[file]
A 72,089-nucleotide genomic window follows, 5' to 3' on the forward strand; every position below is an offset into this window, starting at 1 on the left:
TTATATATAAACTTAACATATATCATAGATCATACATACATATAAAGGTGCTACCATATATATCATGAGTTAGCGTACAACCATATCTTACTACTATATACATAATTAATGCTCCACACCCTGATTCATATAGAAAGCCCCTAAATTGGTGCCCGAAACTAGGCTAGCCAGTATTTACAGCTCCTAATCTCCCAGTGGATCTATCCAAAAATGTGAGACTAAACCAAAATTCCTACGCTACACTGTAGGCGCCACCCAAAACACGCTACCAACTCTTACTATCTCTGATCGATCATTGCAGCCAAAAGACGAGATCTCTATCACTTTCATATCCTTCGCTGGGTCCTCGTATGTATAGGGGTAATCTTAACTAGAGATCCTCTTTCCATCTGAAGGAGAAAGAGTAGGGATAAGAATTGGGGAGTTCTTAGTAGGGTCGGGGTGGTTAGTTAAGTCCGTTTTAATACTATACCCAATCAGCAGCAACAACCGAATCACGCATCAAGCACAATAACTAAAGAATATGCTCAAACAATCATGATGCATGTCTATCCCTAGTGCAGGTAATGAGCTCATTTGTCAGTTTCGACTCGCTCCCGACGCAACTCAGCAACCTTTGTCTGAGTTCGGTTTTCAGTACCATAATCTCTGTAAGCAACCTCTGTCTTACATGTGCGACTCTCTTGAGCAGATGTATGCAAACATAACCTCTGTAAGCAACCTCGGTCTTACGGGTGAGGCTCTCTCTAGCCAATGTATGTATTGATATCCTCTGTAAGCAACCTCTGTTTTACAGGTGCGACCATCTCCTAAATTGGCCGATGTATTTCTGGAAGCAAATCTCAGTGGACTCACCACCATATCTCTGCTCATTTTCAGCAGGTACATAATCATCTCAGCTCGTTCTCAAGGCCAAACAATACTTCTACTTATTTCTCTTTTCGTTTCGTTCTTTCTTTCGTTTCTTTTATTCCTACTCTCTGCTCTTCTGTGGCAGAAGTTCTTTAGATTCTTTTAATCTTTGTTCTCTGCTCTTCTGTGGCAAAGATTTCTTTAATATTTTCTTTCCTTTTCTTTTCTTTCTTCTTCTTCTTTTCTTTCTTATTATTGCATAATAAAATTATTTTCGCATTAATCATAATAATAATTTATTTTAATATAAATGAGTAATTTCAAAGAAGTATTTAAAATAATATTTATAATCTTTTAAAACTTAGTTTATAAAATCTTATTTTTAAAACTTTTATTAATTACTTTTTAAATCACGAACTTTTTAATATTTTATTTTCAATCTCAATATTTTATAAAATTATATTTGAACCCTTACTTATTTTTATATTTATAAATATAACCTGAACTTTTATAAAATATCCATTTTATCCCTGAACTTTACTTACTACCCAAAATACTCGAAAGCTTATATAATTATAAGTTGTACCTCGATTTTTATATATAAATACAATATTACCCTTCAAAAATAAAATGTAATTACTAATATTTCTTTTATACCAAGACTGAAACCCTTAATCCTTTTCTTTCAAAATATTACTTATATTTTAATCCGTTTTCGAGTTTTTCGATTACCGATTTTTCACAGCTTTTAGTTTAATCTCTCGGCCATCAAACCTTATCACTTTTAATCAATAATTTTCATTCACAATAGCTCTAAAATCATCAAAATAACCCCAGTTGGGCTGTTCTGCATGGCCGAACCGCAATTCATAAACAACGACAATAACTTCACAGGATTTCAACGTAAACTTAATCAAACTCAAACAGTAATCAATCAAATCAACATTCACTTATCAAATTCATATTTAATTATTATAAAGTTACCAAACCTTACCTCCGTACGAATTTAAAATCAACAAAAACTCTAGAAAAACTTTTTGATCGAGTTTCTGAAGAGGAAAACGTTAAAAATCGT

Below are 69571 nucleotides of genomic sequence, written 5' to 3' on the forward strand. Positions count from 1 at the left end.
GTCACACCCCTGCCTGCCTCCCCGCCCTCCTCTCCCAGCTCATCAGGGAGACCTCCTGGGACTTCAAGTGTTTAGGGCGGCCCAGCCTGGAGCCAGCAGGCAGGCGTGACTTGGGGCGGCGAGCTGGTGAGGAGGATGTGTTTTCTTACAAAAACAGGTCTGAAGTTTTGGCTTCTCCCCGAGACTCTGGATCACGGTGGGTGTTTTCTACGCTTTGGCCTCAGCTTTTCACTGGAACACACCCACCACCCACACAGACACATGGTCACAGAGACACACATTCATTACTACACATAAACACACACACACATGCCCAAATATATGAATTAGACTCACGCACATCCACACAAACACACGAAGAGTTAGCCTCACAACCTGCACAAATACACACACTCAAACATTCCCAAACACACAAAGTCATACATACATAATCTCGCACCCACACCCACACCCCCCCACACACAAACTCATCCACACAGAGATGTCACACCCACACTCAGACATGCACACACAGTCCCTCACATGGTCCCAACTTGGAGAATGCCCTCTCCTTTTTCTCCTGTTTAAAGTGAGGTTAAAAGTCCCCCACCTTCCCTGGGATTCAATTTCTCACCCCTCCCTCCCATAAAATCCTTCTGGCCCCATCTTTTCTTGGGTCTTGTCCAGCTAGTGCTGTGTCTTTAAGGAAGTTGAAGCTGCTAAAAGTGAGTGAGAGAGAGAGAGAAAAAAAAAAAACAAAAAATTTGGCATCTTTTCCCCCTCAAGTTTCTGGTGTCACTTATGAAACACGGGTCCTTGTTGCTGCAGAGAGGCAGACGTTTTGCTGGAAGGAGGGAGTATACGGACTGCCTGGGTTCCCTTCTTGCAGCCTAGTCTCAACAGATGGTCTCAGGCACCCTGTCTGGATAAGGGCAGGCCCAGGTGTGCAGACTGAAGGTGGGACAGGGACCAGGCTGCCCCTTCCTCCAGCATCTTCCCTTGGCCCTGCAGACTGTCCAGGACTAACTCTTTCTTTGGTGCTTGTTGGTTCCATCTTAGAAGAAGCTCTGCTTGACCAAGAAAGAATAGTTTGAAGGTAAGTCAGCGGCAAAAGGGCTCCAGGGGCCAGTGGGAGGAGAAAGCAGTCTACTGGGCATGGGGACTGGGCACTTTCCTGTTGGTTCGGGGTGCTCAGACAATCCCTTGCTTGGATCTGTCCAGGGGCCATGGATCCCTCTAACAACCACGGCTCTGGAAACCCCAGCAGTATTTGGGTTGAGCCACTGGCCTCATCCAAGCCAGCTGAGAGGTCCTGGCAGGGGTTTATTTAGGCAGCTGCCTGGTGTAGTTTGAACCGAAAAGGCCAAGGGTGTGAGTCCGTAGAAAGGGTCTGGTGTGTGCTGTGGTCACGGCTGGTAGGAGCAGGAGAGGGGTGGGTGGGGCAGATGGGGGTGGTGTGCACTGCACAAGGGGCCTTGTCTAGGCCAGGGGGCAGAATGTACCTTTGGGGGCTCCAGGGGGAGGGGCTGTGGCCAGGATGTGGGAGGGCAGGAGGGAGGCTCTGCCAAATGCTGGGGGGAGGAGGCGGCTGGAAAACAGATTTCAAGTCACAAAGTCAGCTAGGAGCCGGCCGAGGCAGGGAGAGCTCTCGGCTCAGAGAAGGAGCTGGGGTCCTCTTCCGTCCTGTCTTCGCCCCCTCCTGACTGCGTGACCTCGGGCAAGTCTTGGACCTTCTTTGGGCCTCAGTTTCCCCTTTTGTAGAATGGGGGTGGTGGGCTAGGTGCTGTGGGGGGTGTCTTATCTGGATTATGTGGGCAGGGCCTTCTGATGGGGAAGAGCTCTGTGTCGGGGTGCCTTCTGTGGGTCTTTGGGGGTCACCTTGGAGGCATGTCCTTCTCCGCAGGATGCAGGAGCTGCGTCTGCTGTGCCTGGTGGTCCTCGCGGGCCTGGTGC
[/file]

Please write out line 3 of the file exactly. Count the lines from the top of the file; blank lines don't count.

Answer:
Below are 69571 nucleotides of genomic sequence, written 5' to 3' on the forward strand. Positions count from 1 at the left end.